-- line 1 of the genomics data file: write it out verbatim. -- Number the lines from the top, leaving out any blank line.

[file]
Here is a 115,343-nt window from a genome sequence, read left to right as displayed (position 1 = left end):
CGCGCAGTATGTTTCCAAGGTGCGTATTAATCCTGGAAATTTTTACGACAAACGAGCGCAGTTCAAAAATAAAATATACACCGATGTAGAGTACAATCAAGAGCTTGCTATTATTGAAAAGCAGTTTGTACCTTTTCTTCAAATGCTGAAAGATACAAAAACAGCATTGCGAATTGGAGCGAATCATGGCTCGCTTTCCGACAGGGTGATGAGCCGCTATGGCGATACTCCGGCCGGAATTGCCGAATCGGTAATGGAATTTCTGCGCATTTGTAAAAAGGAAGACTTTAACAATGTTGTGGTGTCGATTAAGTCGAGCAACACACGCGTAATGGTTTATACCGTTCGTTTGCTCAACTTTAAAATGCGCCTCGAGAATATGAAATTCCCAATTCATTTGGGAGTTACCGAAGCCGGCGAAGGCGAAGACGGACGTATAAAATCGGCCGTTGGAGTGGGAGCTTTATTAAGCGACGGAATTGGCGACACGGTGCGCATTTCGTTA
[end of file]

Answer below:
Here is a 115,343-nt window from a genome sequence, read left to right as displayed (position 1 = left end):